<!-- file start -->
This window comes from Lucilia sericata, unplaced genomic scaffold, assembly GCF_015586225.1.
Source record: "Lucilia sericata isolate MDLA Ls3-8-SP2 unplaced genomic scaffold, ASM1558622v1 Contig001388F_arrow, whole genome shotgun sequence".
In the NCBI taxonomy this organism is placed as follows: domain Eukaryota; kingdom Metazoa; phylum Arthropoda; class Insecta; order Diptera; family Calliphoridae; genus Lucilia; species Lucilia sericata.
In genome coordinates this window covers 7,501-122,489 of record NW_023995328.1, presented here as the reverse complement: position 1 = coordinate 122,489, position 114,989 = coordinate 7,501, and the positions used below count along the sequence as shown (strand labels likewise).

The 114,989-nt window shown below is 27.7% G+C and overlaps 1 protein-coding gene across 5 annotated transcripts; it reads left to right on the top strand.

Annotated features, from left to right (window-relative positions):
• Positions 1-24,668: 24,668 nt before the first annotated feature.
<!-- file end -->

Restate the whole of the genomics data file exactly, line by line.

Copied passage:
This window comes from Lucilia sericata, unplaced genomic scaffold, assembly GCF_015586225.1.
Source record: "Lucilia sericata isolate MDLA Ls3-8-SP2 unplaced genomic scaffold, ASM1558622v1 Contig001388F_arrow, whole genome shotgun sequence".
In the NCBI taxonomy this organism is placed as follows: domain Eukaryota; kingdom Metazoa; phylum Arthropoda; class Insecta; order Diptera; family Calliphoridae; genus Lucilia; species Lucilia sericata.
In genome coordinates this window covers 7,501-122,489 of record NW_023995328.1, presented here as the reverse complement: position 1 = coordinate 122,489, position 114,989 = coordinate 7,501, and the positions used below count along the sequence as shown (strand labels likewise).

The 114,989-nt window shown below is 27.7% G+C and overlaps 1 protein-coding gene across 5 annotated transcripts; it reads left to right on the top strand.

Annotated features, from left to right (window-relative positions):
• Positions 1-24,668: 24,668 nt before the first annotated feature.